The North Island's Desert Rd is now closed, snow flurries are falling across central Christchurch and air travel is disrupted in the south as a fierce polar blast moves up New Zealand, bringing icy conditions, rain, and high winds.
Despite a few hours of reprieve from the snowstorm in the South Island yesterday, a cold front hit Stewart Island about midnight, and was expected to bring freezing levels down as low as 100m, the MetService said.
Those low freezing levels will work their way up the country today.
Metservice meteorologist Tom Adams said the main centres of Invercargill, Dunedin and Christchurch had largely escaped the snow, although hill suburbs in the latter two cities could expect light falls.
Snow was forecast to fall around 100m above sea level in all three places, and there was sleet at Dunedin Airport early this morning.
"It's trying it's hardest to snow ... and there could be more sleety showers."
in Christchurch, emergency services' staff reported snow flurries this morning. But the white stuff was likely to stick mostly to the hills, Adams said.
"Will it snow on the beach? I doubt it. Will it snow in the hills? Quite likely."
Invercargill Z petrol station worker Tawhiri McPherson said no snow had fallen in the city, but he understood one of their stations in Balclutha may have to close today because of snowfalls.
A significant amount of snow is expected to fall across the Central Plateau, Hawke's Bay ranges and Wellington region as the cold air invades the island.
Police say a truck and trailer unit rolled just after 1.30am near Waihohonu Bridge on the Desert Rd, blocking the main highway between Rangipo and Waiouru.
It was expected to take several hours to clear.
No one was injured in the crash and diversions are in place around National Park.
Extensive warnings went out yesterday as much of the country was set to freeze.
A number of roads are closed by snow across the South Island including SH1 north of Dunedin between Waitati to Pine Hill. Key major alpine highways including Arthurs and Lewis Passes are closed. Many others are affected by ice.
Last night 10 passengers were rescued from a bus that flipped near Makarora, between Wanaka and the West Coast.
At least one flight has been cancelled out of Dunedin this morning because of snow.
A Fire and Emergency spokesman said snow flurries had been falling on central Christchurch from 3am.
Those in the Wellington region may wake up today to find snow on the Rimutaka Hill Rd, but the real thing to watch out for will be the high winds around the south coast of the North Island.
MetService meteorologist Ravi Kandula said areas around Wairarapa and Wellington could be looking at wind gusts up to 100km/h and a mean wind speed of 50 or 60km/h.
All ferries across Wellington Harbour were cancelled today.
Offshore, winds could reach "storm-force", though it wasn't expected to be quite so ferocious on land.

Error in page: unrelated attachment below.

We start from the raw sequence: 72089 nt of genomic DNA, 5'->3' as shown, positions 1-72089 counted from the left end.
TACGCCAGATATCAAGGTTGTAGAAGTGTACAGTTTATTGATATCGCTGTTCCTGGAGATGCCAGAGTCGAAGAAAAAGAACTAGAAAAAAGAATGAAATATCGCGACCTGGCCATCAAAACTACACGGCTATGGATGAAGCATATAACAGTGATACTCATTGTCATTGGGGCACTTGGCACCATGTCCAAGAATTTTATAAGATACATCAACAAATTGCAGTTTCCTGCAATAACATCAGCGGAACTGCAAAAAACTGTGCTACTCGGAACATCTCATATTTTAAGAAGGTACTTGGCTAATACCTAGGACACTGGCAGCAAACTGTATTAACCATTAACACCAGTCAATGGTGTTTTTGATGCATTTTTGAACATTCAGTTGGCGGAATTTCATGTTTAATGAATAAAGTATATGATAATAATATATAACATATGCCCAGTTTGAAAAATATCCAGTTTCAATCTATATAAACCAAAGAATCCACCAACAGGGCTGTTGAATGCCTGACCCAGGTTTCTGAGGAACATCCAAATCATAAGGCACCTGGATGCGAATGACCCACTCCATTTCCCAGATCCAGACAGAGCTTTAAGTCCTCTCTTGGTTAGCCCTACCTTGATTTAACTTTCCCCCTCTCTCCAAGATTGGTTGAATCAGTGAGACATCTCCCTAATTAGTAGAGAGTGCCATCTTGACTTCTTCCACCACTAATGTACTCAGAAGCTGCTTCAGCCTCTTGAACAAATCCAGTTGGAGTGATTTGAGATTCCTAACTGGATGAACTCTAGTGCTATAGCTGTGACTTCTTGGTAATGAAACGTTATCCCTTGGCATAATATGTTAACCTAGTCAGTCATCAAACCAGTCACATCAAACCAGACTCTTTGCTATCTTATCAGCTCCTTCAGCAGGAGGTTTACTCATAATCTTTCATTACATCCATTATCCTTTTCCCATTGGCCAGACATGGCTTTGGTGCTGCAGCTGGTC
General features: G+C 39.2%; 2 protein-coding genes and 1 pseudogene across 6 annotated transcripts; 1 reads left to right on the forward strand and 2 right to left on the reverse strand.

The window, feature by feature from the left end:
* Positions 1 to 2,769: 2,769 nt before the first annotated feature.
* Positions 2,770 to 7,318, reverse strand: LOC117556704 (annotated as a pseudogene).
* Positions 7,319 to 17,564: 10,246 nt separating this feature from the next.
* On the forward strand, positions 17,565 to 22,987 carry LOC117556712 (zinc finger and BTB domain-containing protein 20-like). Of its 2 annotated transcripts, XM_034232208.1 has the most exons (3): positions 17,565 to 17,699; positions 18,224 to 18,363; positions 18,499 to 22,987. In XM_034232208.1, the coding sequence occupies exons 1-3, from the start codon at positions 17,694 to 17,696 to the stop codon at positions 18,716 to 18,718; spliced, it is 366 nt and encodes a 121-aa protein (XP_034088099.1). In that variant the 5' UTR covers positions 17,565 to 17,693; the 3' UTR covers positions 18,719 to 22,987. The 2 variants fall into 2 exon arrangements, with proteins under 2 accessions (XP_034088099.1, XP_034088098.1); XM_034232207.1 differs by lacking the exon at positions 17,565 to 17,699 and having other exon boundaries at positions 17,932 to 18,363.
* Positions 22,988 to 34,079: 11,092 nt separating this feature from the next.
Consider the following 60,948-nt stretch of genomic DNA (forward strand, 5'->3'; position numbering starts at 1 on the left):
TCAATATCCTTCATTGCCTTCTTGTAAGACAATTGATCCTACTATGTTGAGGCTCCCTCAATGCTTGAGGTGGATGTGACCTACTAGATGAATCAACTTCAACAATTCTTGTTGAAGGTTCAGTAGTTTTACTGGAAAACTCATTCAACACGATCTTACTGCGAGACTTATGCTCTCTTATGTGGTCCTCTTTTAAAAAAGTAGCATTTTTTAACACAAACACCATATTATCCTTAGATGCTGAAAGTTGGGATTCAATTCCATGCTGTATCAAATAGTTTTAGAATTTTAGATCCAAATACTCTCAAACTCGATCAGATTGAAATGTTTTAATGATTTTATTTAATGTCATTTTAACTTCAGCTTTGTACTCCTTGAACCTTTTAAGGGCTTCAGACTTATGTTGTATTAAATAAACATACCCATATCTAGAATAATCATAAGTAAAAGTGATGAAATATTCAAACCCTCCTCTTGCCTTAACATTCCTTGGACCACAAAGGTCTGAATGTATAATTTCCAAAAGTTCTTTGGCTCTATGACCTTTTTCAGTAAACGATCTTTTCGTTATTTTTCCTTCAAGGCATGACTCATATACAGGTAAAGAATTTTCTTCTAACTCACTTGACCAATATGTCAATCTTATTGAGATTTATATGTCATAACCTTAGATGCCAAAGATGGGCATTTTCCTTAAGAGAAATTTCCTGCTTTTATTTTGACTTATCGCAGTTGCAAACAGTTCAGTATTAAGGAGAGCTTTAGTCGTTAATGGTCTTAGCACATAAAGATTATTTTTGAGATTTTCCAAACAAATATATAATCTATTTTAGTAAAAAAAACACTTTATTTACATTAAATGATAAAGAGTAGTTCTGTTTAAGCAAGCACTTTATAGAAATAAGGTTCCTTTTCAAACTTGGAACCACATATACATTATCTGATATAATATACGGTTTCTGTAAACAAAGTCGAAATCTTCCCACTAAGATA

"Basically, the south coast is not a place to be," Kandula said.
Those winds would "start to really ramp up" in the afternoon and evening.
Shortly after 1pm yesterday snow began falling, though not yet settling, in the Queenstown Lakes District, and the council warned chains must be fitted for anyone driving on the roads.
Civil Defence authorities were telling people to prepare for bone-chilling conditions as the wild weather headed north.
The Queenstown Lakes District Council said there were two crashes - one on State Highway 6A near Yewlett Cres involving a truck rolling, and another on State Highway 6 near Boyd Rd.
The council said temperatures were well below freezing and ice was forming on all roads, especially through shaded areas and over bridges. Freezing fog in many places was adding to hazards.
WeatherWatch's forecast team said behind the front, most places were dropping to mid to low single-digit temperatures - but things were not as cold as they could have been.
"Remember while this is a bitterly cold wintry event with severe weather potential, it's not an Antarctic storm so the air being dredged up is not as cold as it could be."
Niwa was labelling yesterday's weather as the "worst storm of the year'' for Otago.
Niwa climate scientist Nava Fedaeff said snow was expected to fall across the province for three days.
Yesterday was expected to be the heaviest day of snowfall, with up to 25cm in some parts, and the most exposed region would be East Otago, she said.
Snow was expected to fall in Dunedin and would settle on the hills, but snow falling at sea level "would not stick'', Fedaeff said.
It would bring with it hazardous driving conditions.
"Be careful on the roads. It has been cold and icy the last few days and now there is snow in the mix.''
The storm would be the worst of the year, but she doubted it would break records.
"July is the heart of winter when you get your big storms and freezing temperatures. So far, it has been cold, icy and fog has caused disruptions [in Otago] but it's not in the record books.''
The weather also disrupted travel across the country. Flights were cancelled and ferry sailings halted because of 7m predicted swells in the Cook Strait.
Numerous road closures around the South Island also caused a headache for motorists.
Potentially damaging gales are also expected to whip through North Canterbury, Marlborough and Nelson until Thursday.
When and where the worst weather will strike
Snow falling below 500m
Southland and Fiordland: Until Wednesday afternoon.
Otago: Overnight, until Wednesday evening.
Canterbury and Marlborough: Until Thursday afternoon.
Snow below 1000m
Taihape and Hawke's Bay ranges: From this afternoon until Thursday morning.
Northern Canterbury, Marlborough, Nelson, Wellington and Horowhenua Kapiti Coast: From this afternoon until overnight Thursday.
Wellington and Coastal Marlborough: During Thursday.
Wairarapa: From Thursday morning until Friday morning.
How cold will it be?